This summer, works from Schnitzer’s collections are in a Christie’s Los Angeles show, When Art is a Mirror: Reflections on America 1965-2023; at Bend’s High Desert Museum in shows Near, Far, Gone, and later at the same institution in, Rick Bartow: Animal Kinship. He is contributing prints to a Terry Winters show at Indiana University’s Sidney and Lois Eskenazi Museum of Art in Bloomington, Ind., and others to a Jeffrey Gibson exhibition at Kennesaw State University’s Bernard A. Zuckerman Museum of Art in Kennesaw, Ga.  His David Hockneys will go up in November at the Palm Springs Art Museum’s David Hockney: Perspective Should Be Reversed.

The Collection

The Schnitzer Collection — its fancy name — started out as Jordan Schnitzer’s warehouse, which it still is, and as a space for private viewings, but it turned into a public space in 2023 after Schnitzer largely funded the citywide Portland Art Biennial Converge 45, and installed We Are the Revolution from his collection. It was a success, many viewers saw it, and as Schnitzer said, “We might as well keep running the operation.”

Gallery goers at the Mel Bochner exhibit. Image courtesy of the Jordan Schnitzer Family Foundation

That launched the Schnitzer Collection as a 4,000-square-foot  permanent space for art to open to the public, adding to the three university museums he has funded. The Schnitzer Collection, however, is solely run by Schnitzer; the museums that he started are run by the universities where they reside. All venues exclusively display his collected art. The Schnitzer collection space is large, open and prime for big events, especially those aimed at younger viewers.

In its first eight months, the Schnitzer Collection counted over 5,000 visitors, relying primarily on Instagram and word-of-mouth, said Attoe, who owned an experimental artspace from 2021-23 in downtown Portland. To draw people to the warehouse, she and her staff engaged community influencers from various fields, who then brought in large groups from their networks, she said. The staff hosted multiple Nike events, attracting young creative professionals, and facilitated visits from hundreds of high school and college students, with Schnitzer funding bus transportation.They created monthly “type-in” and ‘zine events. A local gold- and platinum-winning musician, Jonny Cool, makes original music for the monthly events.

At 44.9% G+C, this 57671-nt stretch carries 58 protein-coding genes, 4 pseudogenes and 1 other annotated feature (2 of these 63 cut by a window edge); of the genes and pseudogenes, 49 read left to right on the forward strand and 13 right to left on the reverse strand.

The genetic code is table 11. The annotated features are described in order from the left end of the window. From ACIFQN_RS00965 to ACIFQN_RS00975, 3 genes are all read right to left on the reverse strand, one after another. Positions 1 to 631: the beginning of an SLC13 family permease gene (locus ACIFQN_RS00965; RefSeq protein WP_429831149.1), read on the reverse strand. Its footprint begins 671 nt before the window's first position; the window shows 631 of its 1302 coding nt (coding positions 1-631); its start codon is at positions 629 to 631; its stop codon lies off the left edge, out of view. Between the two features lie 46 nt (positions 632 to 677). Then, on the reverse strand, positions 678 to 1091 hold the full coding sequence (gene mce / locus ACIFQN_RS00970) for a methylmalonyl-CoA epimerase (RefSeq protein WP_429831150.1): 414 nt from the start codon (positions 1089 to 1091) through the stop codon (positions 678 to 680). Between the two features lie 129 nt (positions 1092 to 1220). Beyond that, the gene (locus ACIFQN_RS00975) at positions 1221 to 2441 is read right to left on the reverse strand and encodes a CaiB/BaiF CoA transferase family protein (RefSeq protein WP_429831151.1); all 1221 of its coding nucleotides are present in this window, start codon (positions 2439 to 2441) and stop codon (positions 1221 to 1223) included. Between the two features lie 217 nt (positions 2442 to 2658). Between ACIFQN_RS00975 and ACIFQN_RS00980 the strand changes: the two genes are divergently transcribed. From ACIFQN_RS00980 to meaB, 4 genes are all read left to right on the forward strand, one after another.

“As for attracting younger audiences, there’s really been no challenge,” said Attoe, whom Schnitzer credits with bringing in younger audiences. “Young people are naturally brilliant and drawn to the arts. Our approach was simply to offer compelling programming and open the doors. Portland is hungry for a contemporary art space like the Schnitzer Collection.”

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Art reflects the world and prods us to anticipate the future. But Schnitzer’s bottomline reason for making his art available to as many people as he can is simple: Art is for everyone. You don’t have to know everything about the artist. “Let your heart go … let it be your friend.”

Even though he has more than 1,400 Andy Warhol prints and thousands of pieces made by weighty contemporary artists like Bochner, Frank Stella, Louise Nevelson, Jean-Michel Basquiat, Ellsworth Kelly, Dale Chihuly, Roy Lichtenstein, Damien Hirst, Katherine Ace, Jim Dine, Sherrie Wolf, and new Oregon favorite Peter Gronquist, his hefty collection, generous foundation, longtime family philanthropy, lucrative real estate holdings, and nonstop exhibit ideas don’t bring him the most pride. 

His proudest moments involve his connection with his parents, primarily his mother. He tears up when he says it: “It gave her so much joy that I had such a passion for art. She exposed me to it and gave me love for it.”

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Photo Joe Cantrell

Angela Allen writes about the arts, especially opera, jazz, chamber music, and photography. Since 1984, she has contributed regularly to online and print publications, including Oregon ArtsWatch, The Columbian, The San Diego Union-Tribune, Willamette Week, The Oregonian, among others. She teaches photography and creative writing to Oregon students, and in 2009, served as Fishtrap’s Eastern Oregon Writer-in-Residence. A published poet and photographer, she was elected to the Music Critics Association of North America’s executive board and is a recipient of an NEA-Columbia Journalism grant. She earned an M.A. in journalism from University of Oregon in 1984, and 30 years later received her MFA in Creative Writing/Poetry from Pacific Lutheran University. She lives in Portland with her scientist husband and often unwieldy garden. Contact Angela Allen through her website.